Ramadan is here

This year, the Islamic holy month coincides with the GCSEs and A-level exam period, with head teachers concerned that students will not be able to concentrate without eating. It also clashes with the summer solstice, the longest day of the year, meaning Ramadan will have the longest average fasting hours in its 33-year lunar-based cycle.

This is the month that Allah revealed the Quran to the last Prophet, Muhammad (PBUH).

Practicing Ramadan teaches Muslims “self-discipline, self-restraint and generosity”.

It’s common to have one meal (Suhoor) just before sunrise and another (Iftar) directly after sunset.

Although the days are long, fasting is very healthy for the body, giving it a rest, cleansing it both spiritually and physically.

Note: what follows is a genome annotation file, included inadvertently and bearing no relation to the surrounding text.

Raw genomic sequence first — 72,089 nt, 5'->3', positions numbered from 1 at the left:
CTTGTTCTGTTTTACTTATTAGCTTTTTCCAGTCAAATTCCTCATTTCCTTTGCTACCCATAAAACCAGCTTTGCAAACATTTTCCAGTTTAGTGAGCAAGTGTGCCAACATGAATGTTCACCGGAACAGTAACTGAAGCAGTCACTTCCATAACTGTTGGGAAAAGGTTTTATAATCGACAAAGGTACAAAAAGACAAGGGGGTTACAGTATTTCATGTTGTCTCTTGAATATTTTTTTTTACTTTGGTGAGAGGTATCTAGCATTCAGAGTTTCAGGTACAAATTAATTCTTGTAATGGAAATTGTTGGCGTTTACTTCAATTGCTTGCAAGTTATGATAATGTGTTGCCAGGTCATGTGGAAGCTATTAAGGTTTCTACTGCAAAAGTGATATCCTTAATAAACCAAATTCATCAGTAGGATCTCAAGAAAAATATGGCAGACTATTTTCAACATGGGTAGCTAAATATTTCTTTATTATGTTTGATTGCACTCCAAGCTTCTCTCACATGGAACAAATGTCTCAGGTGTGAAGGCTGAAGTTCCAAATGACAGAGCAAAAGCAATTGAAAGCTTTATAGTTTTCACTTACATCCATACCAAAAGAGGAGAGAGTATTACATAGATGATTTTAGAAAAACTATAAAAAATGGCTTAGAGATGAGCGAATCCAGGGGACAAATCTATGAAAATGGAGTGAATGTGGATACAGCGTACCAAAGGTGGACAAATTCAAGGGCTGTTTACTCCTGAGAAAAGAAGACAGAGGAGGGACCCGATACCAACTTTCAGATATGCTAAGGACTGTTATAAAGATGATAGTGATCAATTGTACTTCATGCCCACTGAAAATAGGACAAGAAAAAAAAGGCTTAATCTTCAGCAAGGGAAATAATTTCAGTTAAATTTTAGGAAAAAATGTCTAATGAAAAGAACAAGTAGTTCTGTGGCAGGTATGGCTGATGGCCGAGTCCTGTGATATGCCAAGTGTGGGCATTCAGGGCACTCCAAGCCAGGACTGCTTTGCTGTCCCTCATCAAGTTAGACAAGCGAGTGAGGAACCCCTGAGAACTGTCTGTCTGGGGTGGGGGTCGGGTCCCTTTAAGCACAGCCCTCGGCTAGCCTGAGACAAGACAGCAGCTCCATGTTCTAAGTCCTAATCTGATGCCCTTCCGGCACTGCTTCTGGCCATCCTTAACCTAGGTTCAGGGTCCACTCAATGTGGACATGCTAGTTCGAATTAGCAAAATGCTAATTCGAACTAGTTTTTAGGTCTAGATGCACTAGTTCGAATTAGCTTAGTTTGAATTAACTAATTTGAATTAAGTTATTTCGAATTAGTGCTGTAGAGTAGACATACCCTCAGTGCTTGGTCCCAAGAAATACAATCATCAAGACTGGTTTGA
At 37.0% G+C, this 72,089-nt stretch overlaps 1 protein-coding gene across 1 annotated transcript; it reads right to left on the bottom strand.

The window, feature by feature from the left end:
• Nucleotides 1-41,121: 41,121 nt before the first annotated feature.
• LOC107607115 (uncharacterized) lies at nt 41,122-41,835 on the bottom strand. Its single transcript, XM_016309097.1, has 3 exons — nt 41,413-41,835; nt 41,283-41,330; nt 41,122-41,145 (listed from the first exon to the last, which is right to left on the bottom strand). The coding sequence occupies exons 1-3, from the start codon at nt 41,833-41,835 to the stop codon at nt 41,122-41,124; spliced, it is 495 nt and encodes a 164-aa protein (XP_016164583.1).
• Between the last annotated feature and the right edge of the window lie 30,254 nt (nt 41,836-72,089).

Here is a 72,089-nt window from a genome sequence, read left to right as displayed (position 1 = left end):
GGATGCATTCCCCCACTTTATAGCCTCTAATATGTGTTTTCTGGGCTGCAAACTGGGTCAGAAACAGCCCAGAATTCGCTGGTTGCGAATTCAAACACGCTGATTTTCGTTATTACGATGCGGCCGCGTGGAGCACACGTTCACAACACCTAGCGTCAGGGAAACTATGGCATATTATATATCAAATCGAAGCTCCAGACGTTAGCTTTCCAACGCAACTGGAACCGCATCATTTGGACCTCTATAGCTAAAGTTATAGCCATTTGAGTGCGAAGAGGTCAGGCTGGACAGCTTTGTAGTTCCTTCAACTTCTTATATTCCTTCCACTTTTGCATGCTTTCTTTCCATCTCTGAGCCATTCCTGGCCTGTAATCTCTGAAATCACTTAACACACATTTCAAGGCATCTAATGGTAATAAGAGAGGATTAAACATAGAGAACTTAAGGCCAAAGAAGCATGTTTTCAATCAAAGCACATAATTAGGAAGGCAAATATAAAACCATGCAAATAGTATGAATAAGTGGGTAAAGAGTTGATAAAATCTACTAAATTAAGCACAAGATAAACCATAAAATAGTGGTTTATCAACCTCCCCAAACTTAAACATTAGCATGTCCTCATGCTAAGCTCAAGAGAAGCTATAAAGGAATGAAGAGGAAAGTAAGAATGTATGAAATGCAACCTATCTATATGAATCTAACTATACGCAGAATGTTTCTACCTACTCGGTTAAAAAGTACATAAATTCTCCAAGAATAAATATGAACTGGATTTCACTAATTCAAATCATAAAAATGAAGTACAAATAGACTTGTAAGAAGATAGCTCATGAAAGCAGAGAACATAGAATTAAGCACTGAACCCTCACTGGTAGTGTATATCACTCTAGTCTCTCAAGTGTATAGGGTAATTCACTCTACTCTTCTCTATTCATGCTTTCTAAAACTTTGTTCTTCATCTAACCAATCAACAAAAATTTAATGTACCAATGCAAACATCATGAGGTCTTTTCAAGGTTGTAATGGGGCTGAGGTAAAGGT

Are there any tips for fasting during Ramadan?

Should a person with diabetes fast?

People who have their diabetes under control, either by their diet or using tablets, may fast. However, their GP may require them to change their medication to help them take tablets outside fasting times. Those who need insulin to control their diabetes should not fast. (NHS)

Should a person with high or low blood pressure fast?

People with well-controlled high blood pressure may fast. Their GP may require a change to their medicine to help them take tablets outside fasting times. Someone with low blood pressure who is otherwise healthy may fast. They must ensure they drink enough fluid and have enough salt. (NHS)

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